UP customer: Precision Scheduled Railroading-like plan threatens California water supply

Water chemical company applied to the Surface Transportation Board for emergency orders requiring five-day a week service
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WASHINGTON — Federal regulators have ordered Union Pacific to restore and maintain five-day per week service to a company that provides water-treatment chemicals to municipalities throughout Southern California.

Hasa, which makes and distributes water sanitation chemicals such as sodium hypochlorite and hydrochloric acid, last week sought an emergency service order from the Surface Transportation Board after UP said it would reduce switching to the company’s plant in Saugus, Calif., to three days per week, effective Monday.

The reduced service, Hasa claims, would lead to product shortages that ultimately would threaten supplies of safe water to nearly 24 million people in Southern California.

“After over 50 years of providing reliable, consistent service to a longstanding customer, UP has chosen to abruptly cease its required daily scheduled service, without warning or notice, during a time of peak need for Hasa’s chlorine-based products used to provide clean, safe, and clear water to the millions of people in Southern California,” Hasa said in requesting the emergency order. “In addition to devastating Hasa commercially, UP’s reduction in service endangers water safety and public health in Southern California.”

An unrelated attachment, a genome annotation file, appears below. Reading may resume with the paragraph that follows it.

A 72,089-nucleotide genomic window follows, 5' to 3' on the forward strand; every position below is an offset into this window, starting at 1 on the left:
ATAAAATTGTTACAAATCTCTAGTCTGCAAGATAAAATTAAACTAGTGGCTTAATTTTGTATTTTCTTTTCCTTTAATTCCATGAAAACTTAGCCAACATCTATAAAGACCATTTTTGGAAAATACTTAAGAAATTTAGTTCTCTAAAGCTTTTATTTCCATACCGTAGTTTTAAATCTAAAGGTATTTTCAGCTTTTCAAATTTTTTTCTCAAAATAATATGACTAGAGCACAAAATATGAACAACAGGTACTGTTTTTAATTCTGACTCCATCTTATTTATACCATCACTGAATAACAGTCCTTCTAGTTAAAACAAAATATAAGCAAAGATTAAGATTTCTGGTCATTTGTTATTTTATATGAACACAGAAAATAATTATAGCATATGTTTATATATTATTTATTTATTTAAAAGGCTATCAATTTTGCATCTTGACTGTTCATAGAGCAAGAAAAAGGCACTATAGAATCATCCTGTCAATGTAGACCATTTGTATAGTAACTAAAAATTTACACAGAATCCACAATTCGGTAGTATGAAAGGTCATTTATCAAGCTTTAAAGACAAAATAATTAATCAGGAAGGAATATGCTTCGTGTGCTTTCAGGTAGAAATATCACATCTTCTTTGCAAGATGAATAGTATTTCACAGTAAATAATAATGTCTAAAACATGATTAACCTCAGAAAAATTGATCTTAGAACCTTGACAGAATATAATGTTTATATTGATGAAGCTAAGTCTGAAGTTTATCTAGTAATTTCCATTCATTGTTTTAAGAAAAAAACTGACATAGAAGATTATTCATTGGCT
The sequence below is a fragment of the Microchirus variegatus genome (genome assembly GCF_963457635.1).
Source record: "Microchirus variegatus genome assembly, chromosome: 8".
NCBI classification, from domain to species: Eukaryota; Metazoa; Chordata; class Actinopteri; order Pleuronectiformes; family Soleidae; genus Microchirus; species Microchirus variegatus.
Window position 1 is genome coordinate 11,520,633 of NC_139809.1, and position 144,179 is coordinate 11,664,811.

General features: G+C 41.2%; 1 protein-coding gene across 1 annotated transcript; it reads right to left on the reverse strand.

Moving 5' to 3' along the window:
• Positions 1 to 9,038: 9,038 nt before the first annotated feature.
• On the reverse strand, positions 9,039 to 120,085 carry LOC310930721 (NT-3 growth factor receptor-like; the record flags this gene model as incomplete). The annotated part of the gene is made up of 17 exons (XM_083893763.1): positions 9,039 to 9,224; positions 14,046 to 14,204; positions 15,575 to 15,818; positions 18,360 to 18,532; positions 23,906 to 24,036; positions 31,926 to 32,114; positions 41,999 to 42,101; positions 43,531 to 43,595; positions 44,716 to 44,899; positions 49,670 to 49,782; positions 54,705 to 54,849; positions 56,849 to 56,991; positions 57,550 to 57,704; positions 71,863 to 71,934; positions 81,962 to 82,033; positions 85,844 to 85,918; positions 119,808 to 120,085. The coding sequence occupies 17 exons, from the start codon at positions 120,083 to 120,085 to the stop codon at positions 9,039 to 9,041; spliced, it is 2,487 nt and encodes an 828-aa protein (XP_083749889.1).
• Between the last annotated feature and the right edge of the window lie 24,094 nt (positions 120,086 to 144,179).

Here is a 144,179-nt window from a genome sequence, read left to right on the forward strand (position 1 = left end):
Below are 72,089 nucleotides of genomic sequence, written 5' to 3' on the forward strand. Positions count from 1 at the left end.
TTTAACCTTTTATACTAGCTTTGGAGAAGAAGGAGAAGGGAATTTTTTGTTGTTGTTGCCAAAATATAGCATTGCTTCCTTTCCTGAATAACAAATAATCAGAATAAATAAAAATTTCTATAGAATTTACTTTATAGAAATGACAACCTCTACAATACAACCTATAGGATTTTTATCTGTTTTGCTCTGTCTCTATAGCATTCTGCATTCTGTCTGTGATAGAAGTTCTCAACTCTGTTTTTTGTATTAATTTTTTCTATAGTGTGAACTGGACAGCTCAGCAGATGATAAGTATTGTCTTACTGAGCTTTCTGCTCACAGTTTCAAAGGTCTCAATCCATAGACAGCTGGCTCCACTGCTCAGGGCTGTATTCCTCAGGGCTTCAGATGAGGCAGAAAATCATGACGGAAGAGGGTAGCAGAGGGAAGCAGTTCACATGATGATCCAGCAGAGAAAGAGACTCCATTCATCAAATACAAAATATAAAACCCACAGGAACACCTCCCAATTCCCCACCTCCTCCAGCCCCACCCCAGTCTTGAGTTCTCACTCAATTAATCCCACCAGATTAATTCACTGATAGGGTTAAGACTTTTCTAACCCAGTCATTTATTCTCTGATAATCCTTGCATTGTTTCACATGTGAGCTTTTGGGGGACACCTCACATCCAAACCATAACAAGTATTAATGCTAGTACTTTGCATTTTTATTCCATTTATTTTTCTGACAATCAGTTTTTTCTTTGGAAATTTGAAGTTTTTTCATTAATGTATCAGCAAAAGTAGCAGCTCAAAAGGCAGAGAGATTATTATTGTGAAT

The proposed service reduction is related to Union Pacific’s shift to an operating plan based on the principles of Precision Scheduled Railroading, Hasa says.

The Unified Plan 2020 is supposed to produce service that’s faster and more reliable. And UP officials have promised to communicate service changes to customers well in advance.

“The grim reality of the UP’s new service plan for Hasa is, unfortunately, significantly reduced and more erratic service, curtailed availability of crews and locomotives, increased car dwell, including that of hazardous commodities that are not allowed to be detained on the railroad system under governing safety rules, a dramatic reduction in the movement of railcars in favor of periodic train service, and a complete lack of prior notice, communications, or cooperation over proposed service changes,” Hasa wrote to the board.

Hasa sought the emergency service order after efforts to work with UP through the board’s office of rail customer assistance failed.

The chemical company also accuses UP of trying to relieve itself of its common carrier obligations, including the handling of hazardous materials such as chlorine.

Union Pacific says Hasa’s filings are misleading.

“UP understands why the board took this extraordinary step, given the one-sided record before it,” the railroad’s lawyers wrote in an Aug. 23 regulatory filing. “UP will respond in full to Hasa’s filing on the schedule set forth by the board. That response will show that Hasa has seriously misstated the facts and the law. UP is confident that, once the board has all the true facts and relevant law before it, it will deny the extraordinary relief Hasa sought — and temporarily obtained — from the board.”

Hasa’s filing is available online.


The board’s decision is available here.

And UP’s response is available here.

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